During today’s sustainable living show we talked to Jason Lauritsen, who is the chief conservation officer for the Florida Wildlife Corridor Coalition (https://floridawildlifecorridor.org), about the Florida Wildlife corridor act being created and what it means for the State of Florida.
The Florida Wildlife Corridor runs directly from the middle of southern Florida all the way to the Florida panhandle and connects state parks, state forests, major springs, national parks and forests.
“It’s a mechanism to link critical habitats for wildlife and water,” says Lauritsen.
Basically, the Florida Wildlife Corridor is the spine for the entire state of Florida and provides critically endangered species a safe environment to call home. Throughout the last few decades, the Florida Wildlife Corridor has been decimated by surrounding development. That’s why Lauritsen is acting now to get this last piece of untouched land and the beautiful creatures that live there protected from future development and unnecessary projects.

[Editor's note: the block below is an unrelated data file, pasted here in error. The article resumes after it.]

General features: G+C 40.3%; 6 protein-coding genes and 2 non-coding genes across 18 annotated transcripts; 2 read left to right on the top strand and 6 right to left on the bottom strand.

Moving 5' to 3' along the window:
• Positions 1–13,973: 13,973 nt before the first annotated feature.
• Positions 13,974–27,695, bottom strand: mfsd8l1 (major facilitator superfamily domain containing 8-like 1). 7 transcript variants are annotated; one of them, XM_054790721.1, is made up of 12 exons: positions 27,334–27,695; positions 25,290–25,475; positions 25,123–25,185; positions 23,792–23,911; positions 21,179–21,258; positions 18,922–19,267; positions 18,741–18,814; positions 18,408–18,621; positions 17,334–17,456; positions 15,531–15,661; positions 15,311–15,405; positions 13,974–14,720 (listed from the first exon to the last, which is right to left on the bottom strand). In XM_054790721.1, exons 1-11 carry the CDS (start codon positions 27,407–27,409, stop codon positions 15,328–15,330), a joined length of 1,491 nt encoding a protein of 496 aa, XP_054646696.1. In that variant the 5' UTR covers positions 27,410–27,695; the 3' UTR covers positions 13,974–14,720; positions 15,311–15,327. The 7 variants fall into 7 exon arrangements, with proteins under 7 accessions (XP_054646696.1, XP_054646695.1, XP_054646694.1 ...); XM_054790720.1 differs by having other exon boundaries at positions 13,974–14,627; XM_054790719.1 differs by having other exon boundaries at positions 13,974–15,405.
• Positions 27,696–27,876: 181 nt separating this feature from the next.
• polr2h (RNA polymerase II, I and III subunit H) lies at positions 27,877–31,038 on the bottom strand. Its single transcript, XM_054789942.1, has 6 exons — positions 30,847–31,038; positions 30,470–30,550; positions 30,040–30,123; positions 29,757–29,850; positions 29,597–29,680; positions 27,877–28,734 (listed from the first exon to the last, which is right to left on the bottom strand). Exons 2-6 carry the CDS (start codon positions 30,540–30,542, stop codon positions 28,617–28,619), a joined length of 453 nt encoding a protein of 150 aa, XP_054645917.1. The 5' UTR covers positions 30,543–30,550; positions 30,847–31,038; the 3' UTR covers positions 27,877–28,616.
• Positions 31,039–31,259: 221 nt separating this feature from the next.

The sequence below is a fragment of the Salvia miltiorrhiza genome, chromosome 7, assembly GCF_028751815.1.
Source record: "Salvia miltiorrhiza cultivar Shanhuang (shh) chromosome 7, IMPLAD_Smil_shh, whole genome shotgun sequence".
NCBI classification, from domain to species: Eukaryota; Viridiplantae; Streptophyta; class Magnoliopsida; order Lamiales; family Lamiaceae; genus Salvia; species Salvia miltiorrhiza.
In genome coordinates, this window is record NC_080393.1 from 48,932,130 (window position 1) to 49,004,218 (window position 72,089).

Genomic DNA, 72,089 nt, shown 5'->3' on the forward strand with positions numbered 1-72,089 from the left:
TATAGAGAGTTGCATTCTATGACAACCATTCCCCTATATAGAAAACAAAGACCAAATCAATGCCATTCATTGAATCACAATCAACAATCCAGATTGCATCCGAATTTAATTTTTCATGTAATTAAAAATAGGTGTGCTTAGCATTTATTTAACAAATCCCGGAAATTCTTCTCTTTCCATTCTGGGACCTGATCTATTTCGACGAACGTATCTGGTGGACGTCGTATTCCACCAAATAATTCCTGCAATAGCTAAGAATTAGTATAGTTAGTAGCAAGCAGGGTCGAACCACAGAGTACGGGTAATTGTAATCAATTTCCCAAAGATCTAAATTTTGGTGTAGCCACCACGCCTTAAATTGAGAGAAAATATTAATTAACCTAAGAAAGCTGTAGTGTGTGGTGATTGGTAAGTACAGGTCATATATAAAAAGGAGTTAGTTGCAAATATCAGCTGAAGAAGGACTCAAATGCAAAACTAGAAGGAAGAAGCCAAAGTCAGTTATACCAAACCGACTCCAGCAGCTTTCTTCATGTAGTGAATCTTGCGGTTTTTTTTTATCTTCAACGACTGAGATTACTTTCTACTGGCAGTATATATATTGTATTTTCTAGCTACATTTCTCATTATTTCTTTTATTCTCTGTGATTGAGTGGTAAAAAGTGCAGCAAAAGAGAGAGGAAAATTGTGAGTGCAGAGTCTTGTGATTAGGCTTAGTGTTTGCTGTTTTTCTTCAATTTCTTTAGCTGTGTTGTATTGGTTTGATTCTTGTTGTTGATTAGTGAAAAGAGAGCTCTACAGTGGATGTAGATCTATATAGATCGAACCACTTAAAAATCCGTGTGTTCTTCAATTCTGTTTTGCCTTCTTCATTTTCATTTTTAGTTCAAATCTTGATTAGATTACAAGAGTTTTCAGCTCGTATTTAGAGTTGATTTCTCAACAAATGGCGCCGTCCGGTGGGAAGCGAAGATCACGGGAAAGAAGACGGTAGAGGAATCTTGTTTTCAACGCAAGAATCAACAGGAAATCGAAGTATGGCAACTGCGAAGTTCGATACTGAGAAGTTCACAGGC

“Our mission is to champion an effort to protect, connect, and enhance that 18 million-acre landscape throughout the state. We work with agencies at all levels, non-profit and geo partners, private landowners and the general public to align messages to leverage efforts to get conservation done,” says Lauritsen about the Florida Wildlife Coalition mission.
Lauritsen emphasized that the Florida Wildlife Corridor Coalition cannot accomplish its goals alone and needs help and support from the public. Without it, the corridor will be put at further risk.
Although Tampa does not have an overlapping footprint with the Florida Wildlife Corridor, it still plays a crucial role in keeping the corridor functioning properly. Later in the show Lauritsen talks about the role Tampa, specifically the Hillsborough River, plays in keeping the Florida Wildlife Corridor safe and clean.
“It’s downstream of a really critical area in the green swamp. That green swamp is the headwaters for the Hillsborough River and the water resources that we enjoy. The water quality coming down the Hillsborough River and the water quality in Tampa Bay are all affected by what happens upstream,” says Lauritsen.